The Tent City was born after a rally at City Hall. Nathan-Phillips square was temporarily occupied before moving to the Toronto Police Service headquarters on College Street. The peaceful act of protest was met with violence - police punched and kicked protesters, and destroyed tents. Mayor John Tory refused to publicly meet with BLM leaders. Instead of looking at the racist and violent Canadian state, many media outlets opted to instead criticize the way some BLM organizers articulated their frustration with racism. While the corporate media and far-right racists scrutinized old tweets, BLM Toronto gained mass support. A poll revealed that 55% of Torontonians support the movement and understand that anti-Black racism is a serious issue in Toronto. 
CUPE Ontario and the Toronto & York Region Labour Council declared solidarity. On March 26th, after the first week of the Tent City, a mass rally was held, drawing thousands. Solidarity came from all sections of the Canadian masses, including Indigenous people, Asians, Muslims, Sikhs, and queer, trans and disabled folk. The space was transformed into one not only of resistance, but also of art and healing. Paintings and posters were displayed, music was blasted (I heard Rihanna’s “Work”, Kendrick Lamar’s “Alright” and Beyonce’s “Formation”. BLM TO also released a mixtape) and protesters danced. This was not only an act of healing in the wake of racist state violence, but also one of rebellion. One which forced the so often suppressed blackness, Black cultures, and Black people centre stage - not only their struggles but their art, their songs, their dances, and their humanity.
Messages of solidarity were plastered across the space, not only from other groups with BLM but also from BLM to rape victims/survivors (in reference to the Ghomeshi trial), as were harsh condemnations of Police violence, and even the Canadian state as a whole. Many evoked imagery of the Black Panthers (who were of course, Marxist-Leninists), some signs featured quotes from Black Communists like Assata Shakur. Some signs had criticisms of Canadian action in Africa. There was an air of a disillusionment and frustration with the bourgeois government as a whole, whether it is run by racist Conservatives or racist Liberals. Despite the official more pragmatic demands, the tent city gave the feeling of a broader struggle - one which calls for full Black liberation, one which demands a more revolutionary change, and one which leads to deeper questions and struggles against the imperialist, capitalist, and racist Canadian state as a whole. BLM TO’s solidarity with Somali refugees only served to further illustrate this.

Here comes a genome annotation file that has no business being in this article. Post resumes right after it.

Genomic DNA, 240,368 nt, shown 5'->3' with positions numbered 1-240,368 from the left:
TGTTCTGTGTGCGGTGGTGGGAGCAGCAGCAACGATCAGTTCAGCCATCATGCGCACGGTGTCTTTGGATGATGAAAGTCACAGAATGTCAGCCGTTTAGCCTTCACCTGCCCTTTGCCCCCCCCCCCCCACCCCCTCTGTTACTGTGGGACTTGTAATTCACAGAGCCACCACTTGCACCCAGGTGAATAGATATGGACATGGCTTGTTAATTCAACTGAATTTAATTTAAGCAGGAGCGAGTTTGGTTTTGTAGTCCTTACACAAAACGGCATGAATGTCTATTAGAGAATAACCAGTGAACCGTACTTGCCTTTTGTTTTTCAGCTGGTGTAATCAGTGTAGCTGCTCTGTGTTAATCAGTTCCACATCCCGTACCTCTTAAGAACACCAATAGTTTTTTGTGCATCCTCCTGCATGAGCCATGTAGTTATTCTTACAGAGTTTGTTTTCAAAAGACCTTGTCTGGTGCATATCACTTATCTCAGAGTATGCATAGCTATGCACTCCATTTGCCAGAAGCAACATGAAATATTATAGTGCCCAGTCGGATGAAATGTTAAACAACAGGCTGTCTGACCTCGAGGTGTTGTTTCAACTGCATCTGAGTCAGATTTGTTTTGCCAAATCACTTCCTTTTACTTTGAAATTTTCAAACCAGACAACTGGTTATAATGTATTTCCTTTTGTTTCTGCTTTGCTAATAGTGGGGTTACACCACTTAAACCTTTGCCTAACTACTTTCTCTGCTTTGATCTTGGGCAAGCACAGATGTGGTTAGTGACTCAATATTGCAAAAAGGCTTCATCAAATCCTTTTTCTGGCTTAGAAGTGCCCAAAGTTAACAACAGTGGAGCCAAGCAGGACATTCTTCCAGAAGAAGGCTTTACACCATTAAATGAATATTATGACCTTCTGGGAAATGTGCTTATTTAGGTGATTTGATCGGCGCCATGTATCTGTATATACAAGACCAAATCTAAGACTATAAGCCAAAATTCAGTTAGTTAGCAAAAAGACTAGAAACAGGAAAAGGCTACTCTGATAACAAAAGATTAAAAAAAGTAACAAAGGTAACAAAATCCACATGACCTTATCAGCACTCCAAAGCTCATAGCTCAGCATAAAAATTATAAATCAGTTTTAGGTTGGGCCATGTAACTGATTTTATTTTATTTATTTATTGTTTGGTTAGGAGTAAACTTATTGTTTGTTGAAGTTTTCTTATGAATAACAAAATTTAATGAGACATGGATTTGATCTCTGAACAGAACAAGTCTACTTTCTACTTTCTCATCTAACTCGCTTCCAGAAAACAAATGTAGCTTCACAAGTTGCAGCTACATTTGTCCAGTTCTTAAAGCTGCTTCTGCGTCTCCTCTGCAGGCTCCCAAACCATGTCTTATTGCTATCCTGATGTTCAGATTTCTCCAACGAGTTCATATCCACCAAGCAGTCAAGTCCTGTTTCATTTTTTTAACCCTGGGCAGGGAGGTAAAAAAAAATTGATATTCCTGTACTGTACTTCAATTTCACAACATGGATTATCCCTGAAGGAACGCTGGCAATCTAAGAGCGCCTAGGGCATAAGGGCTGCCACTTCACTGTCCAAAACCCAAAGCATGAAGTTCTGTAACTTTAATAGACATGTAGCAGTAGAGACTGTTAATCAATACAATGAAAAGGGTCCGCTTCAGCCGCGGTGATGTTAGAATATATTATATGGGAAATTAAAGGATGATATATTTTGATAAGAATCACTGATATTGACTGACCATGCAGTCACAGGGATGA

|Kathleen Wynne visits demonstrators outside Queen's Park|
after the Tent City became impossible to ignore.
BLM TO’s success has inspired new groups and protests in cities across Canada, including Ottawa, Victoria, Montreal and Vancouver. The message is clear - Black Lives Matter has done a great deal to raise anti-racist consciousness in Canada. More and more people can see major flaws in the capitalist, imperialist, colonialist and racist Canadian state and are beginning to demand and struggle for structural change. Black and Indigenous peoples are at the forefront of this struggle.
 Canada’s Colour Coded Labour Market - https://www.policyalternatives.ca/publications/reports/canadas-colour-coded-labour-market
This article is printed in Issue 20 of Rebel Youth which is now available! The issue deals has a focus on racism and anti-racist struggles. Find out more and subscribe today!